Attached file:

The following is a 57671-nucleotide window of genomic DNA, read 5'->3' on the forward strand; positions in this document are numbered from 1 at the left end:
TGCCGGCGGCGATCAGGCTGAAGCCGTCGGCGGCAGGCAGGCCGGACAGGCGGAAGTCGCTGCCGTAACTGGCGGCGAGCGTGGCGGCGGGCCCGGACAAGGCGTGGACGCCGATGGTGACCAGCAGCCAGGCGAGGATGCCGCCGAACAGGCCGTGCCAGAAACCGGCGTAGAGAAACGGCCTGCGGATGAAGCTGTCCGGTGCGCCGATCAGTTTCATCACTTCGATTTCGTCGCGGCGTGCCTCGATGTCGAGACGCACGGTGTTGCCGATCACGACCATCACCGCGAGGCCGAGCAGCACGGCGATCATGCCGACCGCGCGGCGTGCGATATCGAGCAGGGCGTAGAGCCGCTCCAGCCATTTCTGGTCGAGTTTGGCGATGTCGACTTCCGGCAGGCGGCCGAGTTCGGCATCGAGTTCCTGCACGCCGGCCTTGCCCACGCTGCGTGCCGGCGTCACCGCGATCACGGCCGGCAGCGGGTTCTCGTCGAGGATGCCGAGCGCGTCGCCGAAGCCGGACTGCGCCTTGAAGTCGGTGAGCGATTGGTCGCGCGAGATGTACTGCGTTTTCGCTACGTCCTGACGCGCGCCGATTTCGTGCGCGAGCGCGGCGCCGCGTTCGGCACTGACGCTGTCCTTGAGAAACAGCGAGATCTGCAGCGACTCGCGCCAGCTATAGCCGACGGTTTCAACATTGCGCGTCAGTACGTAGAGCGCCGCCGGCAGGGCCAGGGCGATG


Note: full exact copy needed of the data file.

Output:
The following is a 57671-nucleotide window of genomic DNA, read 5'->3' on the forward strand; positions in this document are numbered from 1 at the left end:
TGCCGGCGGCGATCAGGCTGAAGCCGTCGGCGGCAGGCAGGCCGGACAGGCGGAAGTCGCTGCCGTAACTGGCGGCGAGCGTGGCGGCGGGCCCGGACAAGGCGTGGACGCCGATGGTGACCAGCAGCCAGGCGAGGATGCCGCCGAACAGGCCGTGCCAGAAACCGGCGTAGAGAAACGGCCTGCGGATGAAGCTGTCCGGTGCGCCGATCAGTTTCATCACTTCGATTTCGTCGCGGCGTGCCTCGATGTCGAGACGCACGGTGTTGCCGATCACGACCATCACCGCGAGGCCGAGCAGCACGGCGATCATGCCGACCGCGCGGCGTGCGATATCGAGCAGGGCGTAGAGCCGCTCCAGCCATTTCTGGTCGAGTTTGGCGATGTCGACTTCCGGCAGGCGGCCGAGTTCGGCATCGAGTTCCTGCACGCCGGCCTTGCCCACGCTGCGTGCCGGCGTCACCGCGATCACGGCCGGCAGCGGGTTCTCGTCGAGGATGCCGAGCGCGTCGCCGAAGCCGGACTGCGCCTTGAAGTCGGTGAGCGATTGGTCGCGCGAGATGTACTGCGTTTTCGCTACGTCCTGACGCGCGCCGATTTCGTGCGCGAGCGCGGCGCCGCGTTCGGCACTGACGCTGTCCTTGAGAAACAGCGAGATCTGCAGCGACTCGCGCCAGCTATAGCCGACGGTTTCAACATTGCGCGTCAGTACGTAGAGCGCCGCCGGCAGGGCCAGGGCGATG